Oprah's Bizarre Family Spectacle

The XX Factor
What Women Really Think
Jan. 24 2011 5:31 PM

Oprah's Bizarre Family Spectacle

Last week, Oprah said she had a big family secret to let loose on today's show, and it really was a doozy: She discovered that her mother, Vernita Lee, gave a baby girl up for adoption in 1963, when Oprah was 9 and living with her father. "I wanted you to hear the truth from me," Oprah earnestly tells the audience. In the first part of the show, Oprah introduces us to her long-lost sister, a sweet-faced woman named Patricia who lives in Wisconsin. We learn that Patricia has known that Oprah was her sister since 2007, but never revealed it to the press. With wet eyes, Oprah gives a fairly moving speech about how much she respects Patricia's character, because Patricia never once thought about selling her out. Oprah talks about how her other half-sister-also named Patricia, coincidentally-sold a story to the Enquirer about Oprah's teen pregnancy. For a moment, I felt deeply sorry for Oprah. For all her worldly success, she can't even trust the people she's related to by blood! She must live in constant fear of exposure, the poor woman!

Then, the show turns from Oprah's tear-stained confession. Several minutes later we are at Oprah's mother's house. Vernita has just had a stroke, so her speaking is impaired. The two have had a tumultuous relationship and gone through periods of not speaking. Oprah confronts her mother with Patricia in tow. It's a painful scene to watch-Vernita's stroke-slurred words, Patricia numbly addressing her mother-and I don't think it was necessary to televise it. I understand why she brought Patricia on the show-if the tabloids found out that Oprah had a secret sister, they'd be all over it, and she wanted to own the narrative. But why did she have to shove her newfound sibling into a situation where she was meeting her birth mother in front of millions of people? For someone so concerned about her own emotional exposure, she seemed unconcerned about her sister's feelings.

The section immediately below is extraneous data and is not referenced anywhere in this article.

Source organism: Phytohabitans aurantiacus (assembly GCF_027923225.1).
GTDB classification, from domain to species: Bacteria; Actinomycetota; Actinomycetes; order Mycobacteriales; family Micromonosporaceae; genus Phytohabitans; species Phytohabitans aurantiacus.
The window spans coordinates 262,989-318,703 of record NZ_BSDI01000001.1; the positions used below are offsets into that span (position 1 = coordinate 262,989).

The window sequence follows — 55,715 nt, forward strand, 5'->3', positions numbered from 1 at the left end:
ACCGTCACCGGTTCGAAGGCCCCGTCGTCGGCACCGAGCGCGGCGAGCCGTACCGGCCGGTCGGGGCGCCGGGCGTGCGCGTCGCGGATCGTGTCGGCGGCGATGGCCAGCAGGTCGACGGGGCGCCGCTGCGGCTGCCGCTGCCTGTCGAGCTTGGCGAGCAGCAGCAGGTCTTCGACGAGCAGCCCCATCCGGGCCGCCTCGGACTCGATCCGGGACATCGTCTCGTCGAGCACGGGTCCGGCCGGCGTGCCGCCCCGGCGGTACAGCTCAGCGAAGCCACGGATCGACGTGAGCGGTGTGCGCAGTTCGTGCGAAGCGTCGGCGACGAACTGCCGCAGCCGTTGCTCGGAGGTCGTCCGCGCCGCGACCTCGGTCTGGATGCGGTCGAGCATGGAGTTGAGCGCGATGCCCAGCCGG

In the last few minutes of the show, Oprah shows us her true gift for audience manipulation. She tells us that her mother hasn't fully embraced Patricia because she is still living in 1963; because she still feels shame over giving a baby up for adoption. "Vernita, you can let that go," Oprah says to the camera, "Millions of people just like you" have gone through this, she continues. Then she says that when her sister, the other Patricia, sold her story to the tabloids, it was a gift, because it released her from the shame her mother still feels today. She ends that segment by exclaiming, "Freedom to all!" Oprah's expert turn from exposure to redemption is truly masterful.

Jessica Grose is a frequent Slate contributor and the author of the novel Sad Desk Salad. Follow her on Twitter.



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